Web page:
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Research Briefs


quently, that sector of the German VC market is under-represented in the study. Schefczyk and Gerpott's results support the idea that German VCFs engage in different types of involvement depending on PC life-cycle stage. In the early and late stages, they favor board membership; in the expansionary stage, they favor consultative management support. These VCF preferences raise an interesting question. Clearly, VCFs could financially justify consultative management practices when PCs were expanding. However, when PCs were just getting off the ground and may have had a critical need for management support, VCFs were usually content to be represented on the board of directors. They tended to give management support only to PCs in high-growth markets. The German VCFs seemed to feel that the possible benefits of providing intense management support to other earlystage PCs were simply not worth the risk and cost. Schefczyk and Gerpott caution that this attitude is potentially short sighted and warn German VCFs against taking such an all-or-nothing approach to management support. When costs appear to make direct consultative support inadvisable, they suggest that German VCFs consider less costly ways of providing management help (e.g., steering PCs to other sources of support, such as industry associations or universities). Over the long haul, Schefczyk and Gerpott argue, direct and indirect help beyond board membership can reduce the risk of PC bankruptcy and improve returns. Underscoring this advice was the connection Schefczyk and Gerpott found between type of VCF support and PC performance. The most popular type of support, board membership, did not have a positive relationship with PC performance. In fact, the only support type which had a positive relationship was consultative management help. VCFs are serving on boards when what PCs really need is the intense, hands-on management help and expertise that VCFs can provide. Overall, Schefczyk and Gerpott argue that VCFs should move beyond board participation and provide more consultative management support to their PCs, including active involvement in key functional decisions, during all PC life-cycle stages. VCFs need to add to PC shareholder value by working on-site to help PCs with key business decisions that go beyond the scope of company financiais. Unfortunately, the legal structure of many German VCFs prevents them from directly providing broad managerial support. However, these VCFs can still help in specific areas that intersect with their own core competencies, such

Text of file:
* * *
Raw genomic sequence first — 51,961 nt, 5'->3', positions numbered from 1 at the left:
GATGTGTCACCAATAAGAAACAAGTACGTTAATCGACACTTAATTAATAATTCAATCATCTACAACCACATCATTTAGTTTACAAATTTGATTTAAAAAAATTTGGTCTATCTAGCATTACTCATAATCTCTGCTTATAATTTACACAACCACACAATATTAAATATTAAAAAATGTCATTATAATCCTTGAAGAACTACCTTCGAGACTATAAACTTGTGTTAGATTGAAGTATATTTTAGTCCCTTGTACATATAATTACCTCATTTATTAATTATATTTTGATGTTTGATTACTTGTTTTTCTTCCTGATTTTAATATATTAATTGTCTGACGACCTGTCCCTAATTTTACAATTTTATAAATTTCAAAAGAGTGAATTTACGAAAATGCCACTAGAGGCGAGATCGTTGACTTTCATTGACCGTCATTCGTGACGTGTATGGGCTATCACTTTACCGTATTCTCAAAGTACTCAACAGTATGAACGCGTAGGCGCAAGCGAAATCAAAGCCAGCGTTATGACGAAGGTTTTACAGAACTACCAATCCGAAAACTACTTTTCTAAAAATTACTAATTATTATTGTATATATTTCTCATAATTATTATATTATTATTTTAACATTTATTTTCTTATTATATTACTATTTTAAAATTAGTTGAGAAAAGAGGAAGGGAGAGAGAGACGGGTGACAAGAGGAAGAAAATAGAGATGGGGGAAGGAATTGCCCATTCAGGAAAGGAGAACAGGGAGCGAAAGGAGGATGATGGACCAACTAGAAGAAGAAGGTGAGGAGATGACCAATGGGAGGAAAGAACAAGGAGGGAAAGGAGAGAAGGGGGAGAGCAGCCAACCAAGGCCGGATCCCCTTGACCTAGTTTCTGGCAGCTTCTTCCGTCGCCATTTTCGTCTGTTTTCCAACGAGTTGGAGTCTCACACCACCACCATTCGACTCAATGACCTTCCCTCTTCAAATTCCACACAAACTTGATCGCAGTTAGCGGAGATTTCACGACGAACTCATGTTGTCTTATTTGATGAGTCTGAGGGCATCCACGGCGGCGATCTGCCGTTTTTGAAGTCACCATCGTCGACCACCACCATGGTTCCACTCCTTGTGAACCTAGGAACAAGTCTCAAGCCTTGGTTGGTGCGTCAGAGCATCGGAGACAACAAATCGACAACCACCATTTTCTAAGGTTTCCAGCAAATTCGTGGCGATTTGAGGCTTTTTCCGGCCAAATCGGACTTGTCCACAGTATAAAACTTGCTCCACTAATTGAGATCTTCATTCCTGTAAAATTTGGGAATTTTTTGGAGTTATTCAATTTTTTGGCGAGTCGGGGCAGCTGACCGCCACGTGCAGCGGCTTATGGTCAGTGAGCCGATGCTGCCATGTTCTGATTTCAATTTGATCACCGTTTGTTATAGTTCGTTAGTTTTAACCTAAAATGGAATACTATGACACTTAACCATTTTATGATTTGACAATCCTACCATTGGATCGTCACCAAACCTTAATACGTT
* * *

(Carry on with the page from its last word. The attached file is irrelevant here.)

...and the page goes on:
as financial decision-making. VCFs can also show PCs how to overcome their internal managerial deficiencies (e.g., by purchasing external consulting expertise or finding partners). Finally, VCFs can find structural alternatives to traditional equity investments, such as silent partnerships. Schefczyk and Gerpott wisely note that individual circumstances and market conditions should be the ultimate determinants of VCF strategy. The authors call for studies with larger samples that collect data over time on such aspects of the VCF-PC relationship as investments, management support, and performance outcomes. Recognizing that some of their findings may reflect unique aspects of the German context, they would also like to see studies that cross national boundaries to determine whether their own results generalize, especially regarding the crucial role of management support.
Source: Schefczyk, M., & Gerpott, T. J. 2001. Management support for portfolio companies of venture capital firms: An empirical study of German venture capital investments. British Journal of Management, 12(3): 201-216.